I’ve been working pretty hard with my head down for the past few weeks (hence the lack of recent blog posts). I finally took some time today to catch up on my reader and came across a very interesting article on Mashable titled “Is Developing a Mobile App Worth the Cost?”. It definitely got my attention. Instead of simply sharing the article on Facebook or Twitter, I felt the strong need to capture my thoughts in more detail. The Mashable article reinforces my last blog post where I contest “only results matter” and “taking a business mobile starts by defining success”, except that it forces readers to tie the concept of results/success back to development cost. Or in other words… Return on Investment (ROI).
All development projects should be evaluated based on ROI. With the unprecedented growth we’re seeing in the mobile market, I feel like many businesses skip this necessary due diligence to follow media hype. Building something will get results – that I believe. But the real question needs to be, how can a business maximize their results based on a fixed budget.
Here at Aumnia, our clients are consumer-facing businesses that want mobile solutions to drive either customer acquisition (marketing/branding) or customer satisfaction (service). These businesses typically don’t charge consumers for mobile services since the business really has one goal when it comes to mobile… reach as many consumers as possible. The rationale being that with increased exposure, consumer-facing businesses have better odds to engage their target customers. Now coming back to the Mashable article, the author goes through a basic analysis and calculates the number of potential people a given mobile solution can reach for every dollar invested. He finds that businesses with a mobile website have the potential to reach 5x more people per dollar invested:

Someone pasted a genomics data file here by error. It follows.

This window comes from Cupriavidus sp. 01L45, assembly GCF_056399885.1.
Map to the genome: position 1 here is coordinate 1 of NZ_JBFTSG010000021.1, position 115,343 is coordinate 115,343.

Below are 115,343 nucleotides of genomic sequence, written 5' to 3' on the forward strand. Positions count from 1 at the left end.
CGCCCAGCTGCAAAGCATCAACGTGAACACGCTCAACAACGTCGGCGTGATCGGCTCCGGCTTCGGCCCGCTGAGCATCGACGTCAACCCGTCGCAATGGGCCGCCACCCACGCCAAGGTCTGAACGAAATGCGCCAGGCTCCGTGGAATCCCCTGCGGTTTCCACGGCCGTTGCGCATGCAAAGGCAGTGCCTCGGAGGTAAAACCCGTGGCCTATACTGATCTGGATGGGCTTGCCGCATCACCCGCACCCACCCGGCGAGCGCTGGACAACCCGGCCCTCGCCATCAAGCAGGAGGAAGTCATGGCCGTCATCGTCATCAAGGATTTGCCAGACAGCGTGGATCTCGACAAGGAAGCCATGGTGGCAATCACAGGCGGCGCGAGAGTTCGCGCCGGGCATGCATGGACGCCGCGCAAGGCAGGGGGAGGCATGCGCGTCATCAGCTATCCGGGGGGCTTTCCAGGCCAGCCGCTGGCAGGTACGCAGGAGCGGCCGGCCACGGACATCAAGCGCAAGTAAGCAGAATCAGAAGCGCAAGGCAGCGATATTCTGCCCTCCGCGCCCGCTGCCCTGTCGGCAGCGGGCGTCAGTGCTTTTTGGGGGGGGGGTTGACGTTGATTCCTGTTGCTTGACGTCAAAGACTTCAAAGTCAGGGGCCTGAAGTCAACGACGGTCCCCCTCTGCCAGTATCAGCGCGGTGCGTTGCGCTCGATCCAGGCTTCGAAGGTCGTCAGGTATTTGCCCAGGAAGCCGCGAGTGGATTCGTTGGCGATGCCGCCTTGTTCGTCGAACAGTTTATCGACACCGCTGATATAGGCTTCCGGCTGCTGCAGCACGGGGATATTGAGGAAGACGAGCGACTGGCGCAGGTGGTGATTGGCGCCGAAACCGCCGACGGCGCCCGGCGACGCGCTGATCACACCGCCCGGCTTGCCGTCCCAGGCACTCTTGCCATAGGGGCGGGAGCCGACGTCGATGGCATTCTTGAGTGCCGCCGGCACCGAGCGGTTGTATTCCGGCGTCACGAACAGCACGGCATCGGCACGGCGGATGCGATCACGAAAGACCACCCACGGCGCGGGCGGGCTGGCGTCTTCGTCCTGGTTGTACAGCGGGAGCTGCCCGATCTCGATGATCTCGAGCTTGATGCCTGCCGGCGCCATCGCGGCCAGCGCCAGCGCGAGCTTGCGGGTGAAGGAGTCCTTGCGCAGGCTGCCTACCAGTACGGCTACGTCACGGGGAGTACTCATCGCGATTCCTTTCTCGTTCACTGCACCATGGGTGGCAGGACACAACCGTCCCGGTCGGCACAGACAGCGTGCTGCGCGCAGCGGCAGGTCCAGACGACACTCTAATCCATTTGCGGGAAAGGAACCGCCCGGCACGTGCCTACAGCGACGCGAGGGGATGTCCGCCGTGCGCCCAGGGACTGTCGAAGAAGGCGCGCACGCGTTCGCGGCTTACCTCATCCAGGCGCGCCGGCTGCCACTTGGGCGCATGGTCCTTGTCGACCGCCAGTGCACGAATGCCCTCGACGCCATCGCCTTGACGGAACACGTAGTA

- Mobile websites: 2839 people per $
- Mobile app (iPhone only): 527 people per $
- Mobile app (iPhone, Android, and BlackBerry): 599 people per $
The calculation assumes average development costs of $30K for a cross-platform mobile website and $30K per mobile application. To see the rest of the assumptions, read the article.
I’m really excited to see an article like this come out. I hope it encourages more businesses to take the time and really evaluate their mobile strategy.